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For Want of a Nail

(2004)
If you drive, you must park. Sometimes when you are really unlucky, you come back and the car is gone.

This contemporary tale of the streets involving a homeowner who learns there are rules of engagement and they may be used against him is pure revenge. All legal and zoning references are accurate.

an excerpt from this contemporary short story …

“Never smarten up a chump. And I don’t know how you were raised, but revenge is good. The object is to level the playing field until it tilts completely over into your lap.”

—Welcome Linden Fraley III

 

Evening and a slight chill was in the air. Ed lounged on his front porch cadging a smoke because Maxine wouldn’t allow him to stink up the air inside their home. In his opinion, she took an overly zealous stance on the issue now that the renovation of their Victorian was complete. On the other hand, Ed enjoyed standing at the front entry way admiring all he had accomplished, gazing out at his neighborhood which had turned into a gentrified destination that had been written up by every upscale magazine on the West Coast and a number in the East.

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He patted himself on the back. Boy, did I buy at the right time.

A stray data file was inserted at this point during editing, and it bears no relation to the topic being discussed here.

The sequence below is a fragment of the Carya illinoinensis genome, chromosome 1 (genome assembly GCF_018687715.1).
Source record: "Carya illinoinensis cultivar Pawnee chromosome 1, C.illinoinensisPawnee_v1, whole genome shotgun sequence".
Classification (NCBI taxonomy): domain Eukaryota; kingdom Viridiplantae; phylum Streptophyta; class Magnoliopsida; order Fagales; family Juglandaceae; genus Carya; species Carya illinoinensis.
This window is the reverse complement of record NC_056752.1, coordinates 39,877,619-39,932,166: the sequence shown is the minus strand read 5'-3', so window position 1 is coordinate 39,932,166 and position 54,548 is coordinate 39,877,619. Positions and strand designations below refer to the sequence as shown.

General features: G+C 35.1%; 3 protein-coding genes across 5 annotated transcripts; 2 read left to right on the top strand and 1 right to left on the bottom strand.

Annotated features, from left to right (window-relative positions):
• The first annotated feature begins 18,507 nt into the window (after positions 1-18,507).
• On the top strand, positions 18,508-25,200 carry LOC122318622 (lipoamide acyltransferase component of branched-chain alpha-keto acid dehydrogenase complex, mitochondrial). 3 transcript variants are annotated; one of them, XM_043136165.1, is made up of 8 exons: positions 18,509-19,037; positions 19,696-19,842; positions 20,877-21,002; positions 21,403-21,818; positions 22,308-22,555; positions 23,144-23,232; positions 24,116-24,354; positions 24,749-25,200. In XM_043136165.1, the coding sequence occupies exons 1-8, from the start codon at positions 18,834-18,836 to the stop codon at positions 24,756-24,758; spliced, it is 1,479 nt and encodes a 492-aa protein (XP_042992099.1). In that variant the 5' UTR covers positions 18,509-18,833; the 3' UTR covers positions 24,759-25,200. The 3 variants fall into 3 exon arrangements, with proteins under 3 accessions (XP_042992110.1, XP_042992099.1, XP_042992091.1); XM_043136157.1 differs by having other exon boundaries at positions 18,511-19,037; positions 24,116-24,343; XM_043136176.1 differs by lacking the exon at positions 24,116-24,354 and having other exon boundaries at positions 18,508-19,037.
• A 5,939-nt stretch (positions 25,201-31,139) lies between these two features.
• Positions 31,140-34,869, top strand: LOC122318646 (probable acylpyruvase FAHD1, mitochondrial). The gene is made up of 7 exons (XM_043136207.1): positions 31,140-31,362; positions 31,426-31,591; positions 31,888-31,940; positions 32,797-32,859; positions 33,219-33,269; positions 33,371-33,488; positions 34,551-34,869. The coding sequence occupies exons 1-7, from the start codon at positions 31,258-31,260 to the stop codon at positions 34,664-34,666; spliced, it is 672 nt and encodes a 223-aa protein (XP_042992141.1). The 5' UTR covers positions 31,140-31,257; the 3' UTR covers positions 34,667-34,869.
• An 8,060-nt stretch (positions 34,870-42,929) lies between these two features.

Ed surveyed his property down to the sidewalk where his eyes landed on the acacia tree, his black acacia, planted at the foot of the drive. One thing about Victorians, he thought, they didn’t provide much of a front yard. He was proud of that acacia, a tangible expression of his ability to take charge and direct events toward the outcome he wanted. A take charge kind of guy, that’s what I am. Several years ago he submitted plans to the city and paid a contractor to install a garage and run a driveway, because that’s another thing Victorians lacked: off street parking.

The plans called for the acacia to remain. But when he saw the work in progress, Ed decided he did not like the angle of approach to the driveway, so he slipped the city building inspector a hundred dollar bill to offset the curb cut by five feet. Ed got his way.

This story is 20 pages long, available in PDF format.
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